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The Myth of the Renaissance in Nineteenth-Century Writing$
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J. B. Bullen

Print publication date: 1994

Print ISBN-13: 9780198128885

Published to Oxford Scholarship Online: October 2011

DOI: 10.1093/acprof:oso/9780198128885.001.0001

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The Renaissance among the Historians Roscoe and Sismondi

The Renaissance among the Historians Roscoe and Sismondi

Chapter:
3 The Renaissance among the Historians Roscoe and Sismondi
Source:
The Myth of the Renaissance in Nineteenth-Century Writing
Author(s):

J. B. BULLEN

Publisher:
Oxford University Press
DOI:10.1093/acprof:oso/9780198128885.003.0004

Two works are remarkable for their passionate, partial, and enormously influential interpretation of Italian history. The first was William Roscoe’s Life of Lorenzo de Medici (1796), and the second was J. C. L. Simonde de Sismondi’s Histoire des républiques italiennes au moyen âge, which first appeared in 1807 and, until the middle of the nineteenth century, was the principal authority on medieval Italy. Neither of these invoked or employed the periodic term ‘Renaissance’, but such was their status as authoritative histories that it is impossible to ignore them in the subsequent evolution of the idea of the Renaissance in the nineteenth century. In Roscoe’s narrative, the Medici are a benign and wise family, dominated by the talented, sensitive, and wise Lorenzo; in Sismondi’s version, the Medici are a tyrannical and unscrupulous dynasty, dominated by a hypocritical monster. The extraordinary divergence between these two myths is characteristic of the treatment of the Renaissance throughout most of the nineteenth century, and it derives from a new approach to the historical field which can be traced to these years.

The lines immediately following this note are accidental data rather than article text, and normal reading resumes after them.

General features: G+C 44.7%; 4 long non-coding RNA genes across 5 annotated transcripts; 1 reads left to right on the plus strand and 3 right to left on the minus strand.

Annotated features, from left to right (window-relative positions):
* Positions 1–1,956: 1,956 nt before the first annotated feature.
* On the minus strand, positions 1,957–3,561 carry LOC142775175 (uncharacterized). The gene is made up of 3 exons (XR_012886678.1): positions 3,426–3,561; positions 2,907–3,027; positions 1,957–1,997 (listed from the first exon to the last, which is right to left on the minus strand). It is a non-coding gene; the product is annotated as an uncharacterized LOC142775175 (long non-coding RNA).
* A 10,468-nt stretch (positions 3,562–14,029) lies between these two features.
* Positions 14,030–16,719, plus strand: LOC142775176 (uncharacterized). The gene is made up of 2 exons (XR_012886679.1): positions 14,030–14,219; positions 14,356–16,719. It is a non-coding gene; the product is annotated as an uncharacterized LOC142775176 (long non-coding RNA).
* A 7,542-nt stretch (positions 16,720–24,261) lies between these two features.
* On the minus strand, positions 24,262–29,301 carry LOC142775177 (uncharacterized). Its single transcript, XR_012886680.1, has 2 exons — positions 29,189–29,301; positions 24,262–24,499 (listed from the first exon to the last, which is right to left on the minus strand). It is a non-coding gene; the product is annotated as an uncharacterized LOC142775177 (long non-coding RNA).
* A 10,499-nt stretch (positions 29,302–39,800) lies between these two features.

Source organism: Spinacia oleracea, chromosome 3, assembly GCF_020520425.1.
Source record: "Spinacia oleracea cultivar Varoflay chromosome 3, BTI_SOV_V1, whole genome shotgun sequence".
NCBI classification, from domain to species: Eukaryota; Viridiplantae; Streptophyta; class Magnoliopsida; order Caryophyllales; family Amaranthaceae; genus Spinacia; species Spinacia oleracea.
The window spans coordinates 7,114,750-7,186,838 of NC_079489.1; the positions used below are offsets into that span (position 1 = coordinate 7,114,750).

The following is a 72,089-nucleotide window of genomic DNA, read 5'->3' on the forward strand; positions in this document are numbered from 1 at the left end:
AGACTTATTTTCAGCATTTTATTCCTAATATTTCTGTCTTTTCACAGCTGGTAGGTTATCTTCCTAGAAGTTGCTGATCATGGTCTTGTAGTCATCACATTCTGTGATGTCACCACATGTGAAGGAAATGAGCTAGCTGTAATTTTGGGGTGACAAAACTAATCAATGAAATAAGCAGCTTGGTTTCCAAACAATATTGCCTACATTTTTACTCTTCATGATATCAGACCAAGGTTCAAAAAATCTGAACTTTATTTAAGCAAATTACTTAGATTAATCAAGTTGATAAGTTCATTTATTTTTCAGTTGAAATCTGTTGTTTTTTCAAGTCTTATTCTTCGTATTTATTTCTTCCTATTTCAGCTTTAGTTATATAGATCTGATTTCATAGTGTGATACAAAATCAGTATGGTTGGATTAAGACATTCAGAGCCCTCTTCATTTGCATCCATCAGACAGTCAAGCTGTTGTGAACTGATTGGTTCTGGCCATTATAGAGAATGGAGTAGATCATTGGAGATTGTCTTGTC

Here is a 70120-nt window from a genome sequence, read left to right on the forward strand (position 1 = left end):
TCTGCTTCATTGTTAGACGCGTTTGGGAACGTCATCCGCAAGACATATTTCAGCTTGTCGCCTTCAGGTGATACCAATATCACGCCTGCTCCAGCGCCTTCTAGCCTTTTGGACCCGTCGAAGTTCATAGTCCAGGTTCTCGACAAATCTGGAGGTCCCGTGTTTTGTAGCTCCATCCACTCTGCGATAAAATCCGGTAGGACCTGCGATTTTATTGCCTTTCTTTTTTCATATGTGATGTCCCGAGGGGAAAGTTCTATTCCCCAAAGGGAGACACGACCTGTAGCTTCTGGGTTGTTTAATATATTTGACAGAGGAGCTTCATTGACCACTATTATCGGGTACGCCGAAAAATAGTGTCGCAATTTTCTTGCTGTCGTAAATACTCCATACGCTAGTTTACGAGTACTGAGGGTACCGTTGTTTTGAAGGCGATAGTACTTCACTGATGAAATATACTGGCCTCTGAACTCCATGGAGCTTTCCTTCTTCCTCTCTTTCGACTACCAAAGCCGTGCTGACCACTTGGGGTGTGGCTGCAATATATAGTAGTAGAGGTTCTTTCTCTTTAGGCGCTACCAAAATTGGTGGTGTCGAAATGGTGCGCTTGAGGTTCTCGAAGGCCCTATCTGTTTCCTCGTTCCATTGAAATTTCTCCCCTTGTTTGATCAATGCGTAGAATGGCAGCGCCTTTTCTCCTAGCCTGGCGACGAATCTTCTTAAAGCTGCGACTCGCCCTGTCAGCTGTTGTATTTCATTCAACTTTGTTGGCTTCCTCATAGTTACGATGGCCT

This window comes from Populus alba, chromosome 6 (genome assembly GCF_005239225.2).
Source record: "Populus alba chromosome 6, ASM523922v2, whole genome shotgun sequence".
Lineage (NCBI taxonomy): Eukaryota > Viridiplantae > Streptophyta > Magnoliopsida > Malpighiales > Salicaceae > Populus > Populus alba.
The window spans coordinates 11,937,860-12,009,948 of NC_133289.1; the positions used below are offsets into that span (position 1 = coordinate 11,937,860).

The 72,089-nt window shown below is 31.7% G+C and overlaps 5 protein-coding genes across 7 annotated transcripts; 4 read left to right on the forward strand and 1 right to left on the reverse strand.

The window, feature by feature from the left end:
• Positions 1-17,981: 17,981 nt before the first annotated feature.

Keywords:   Renaissance, William Roscoe, Simonde de Sismondi, history, Italy, Lorenzo de Medici, myths

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